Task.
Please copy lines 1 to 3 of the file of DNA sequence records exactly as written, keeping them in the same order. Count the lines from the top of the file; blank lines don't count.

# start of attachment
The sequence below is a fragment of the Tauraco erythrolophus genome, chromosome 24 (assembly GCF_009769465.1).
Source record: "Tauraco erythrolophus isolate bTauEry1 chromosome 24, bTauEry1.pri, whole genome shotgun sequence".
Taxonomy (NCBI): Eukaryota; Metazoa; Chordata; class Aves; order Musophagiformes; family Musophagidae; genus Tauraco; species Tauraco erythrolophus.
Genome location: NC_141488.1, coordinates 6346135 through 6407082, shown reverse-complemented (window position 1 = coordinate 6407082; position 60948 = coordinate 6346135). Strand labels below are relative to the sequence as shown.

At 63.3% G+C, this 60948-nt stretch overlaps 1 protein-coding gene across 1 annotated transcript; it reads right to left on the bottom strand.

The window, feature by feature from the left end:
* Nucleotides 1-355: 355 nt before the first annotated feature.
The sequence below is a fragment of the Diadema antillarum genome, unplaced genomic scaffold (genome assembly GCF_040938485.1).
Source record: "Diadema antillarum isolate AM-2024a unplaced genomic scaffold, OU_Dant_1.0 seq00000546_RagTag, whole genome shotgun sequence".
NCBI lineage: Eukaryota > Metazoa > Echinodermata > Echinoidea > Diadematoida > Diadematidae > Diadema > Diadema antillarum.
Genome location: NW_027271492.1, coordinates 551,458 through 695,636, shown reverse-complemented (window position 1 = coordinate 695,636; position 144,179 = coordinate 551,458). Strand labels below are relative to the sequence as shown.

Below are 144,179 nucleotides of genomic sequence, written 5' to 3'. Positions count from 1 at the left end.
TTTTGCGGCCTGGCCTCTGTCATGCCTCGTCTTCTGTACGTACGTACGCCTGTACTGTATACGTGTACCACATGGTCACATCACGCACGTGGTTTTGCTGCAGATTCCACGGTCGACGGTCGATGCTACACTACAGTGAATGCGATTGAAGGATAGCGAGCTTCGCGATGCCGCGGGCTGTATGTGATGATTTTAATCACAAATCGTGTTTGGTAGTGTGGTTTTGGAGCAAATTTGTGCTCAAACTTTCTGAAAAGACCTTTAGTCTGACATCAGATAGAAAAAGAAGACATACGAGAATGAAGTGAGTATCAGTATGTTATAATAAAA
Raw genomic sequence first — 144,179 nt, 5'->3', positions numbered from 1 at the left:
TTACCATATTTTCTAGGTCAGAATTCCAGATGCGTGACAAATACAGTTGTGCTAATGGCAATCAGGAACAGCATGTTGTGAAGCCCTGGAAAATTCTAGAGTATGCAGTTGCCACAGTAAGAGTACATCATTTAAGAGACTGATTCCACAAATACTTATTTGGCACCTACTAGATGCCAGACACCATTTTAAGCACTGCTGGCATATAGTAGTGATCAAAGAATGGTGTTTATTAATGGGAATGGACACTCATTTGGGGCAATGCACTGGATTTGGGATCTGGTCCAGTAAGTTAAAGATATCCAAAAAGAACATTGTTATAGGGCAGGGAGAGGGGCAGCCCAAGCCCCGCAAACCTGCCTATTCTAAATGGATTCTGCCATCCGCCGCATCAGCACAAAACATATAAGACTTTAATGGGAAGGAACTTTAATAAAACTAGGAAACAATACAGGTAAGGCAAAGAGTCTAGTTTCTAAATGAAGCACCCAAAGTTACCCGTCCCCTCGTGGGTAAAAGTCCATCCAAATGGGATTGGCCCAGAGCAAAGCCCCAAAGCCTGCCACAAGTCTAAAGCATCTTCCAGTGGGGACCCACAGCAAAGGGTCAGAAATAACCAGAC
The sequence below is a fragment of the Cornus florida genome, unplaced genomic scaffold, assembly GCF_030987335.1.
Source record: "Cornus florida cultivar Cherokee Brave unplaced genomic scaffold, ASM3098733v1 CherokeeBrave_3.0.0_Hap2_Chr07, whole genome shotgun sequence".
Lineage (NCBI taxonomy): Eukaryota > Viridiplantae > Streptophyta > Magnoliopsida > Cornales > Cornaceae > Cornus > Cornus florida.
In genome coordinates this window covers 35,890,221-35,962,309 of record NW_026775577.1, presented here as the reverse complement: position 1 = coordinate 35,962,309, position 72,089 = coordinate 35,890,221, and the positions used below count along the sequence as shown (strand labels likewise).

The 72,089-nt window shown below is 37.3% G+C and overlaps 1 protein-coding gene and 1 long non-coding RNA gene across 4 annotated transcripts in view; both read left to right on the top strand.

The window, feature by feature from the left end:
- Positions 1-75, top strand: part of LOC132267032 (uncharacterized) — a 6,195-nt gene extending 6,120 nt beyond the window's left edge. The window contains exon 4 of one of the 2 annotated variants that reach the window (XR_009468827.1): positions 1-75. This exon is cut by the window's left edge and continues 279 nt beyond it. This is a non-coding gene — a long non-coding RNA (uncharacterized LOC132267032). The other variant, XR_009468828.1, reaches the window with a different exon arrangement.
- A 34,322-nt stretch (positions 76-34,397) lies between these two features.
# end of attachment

The sequence below is a fragment of the Tauraco erythrolophus genome, chromosome 24 (assembly GCF_009769465.1).
Source record: "Tauraco erythrolophus isolate bTauEry1 chromosome 24, bTauEry1.pri, whole genome shotgun sequence".
Taxonomy (NCBI): Eukaryota; Metazoa; Chordata; class Aves; order Musophagiformes; family Musophagidae; genus Tauraco; species Tauraco erythrolophus.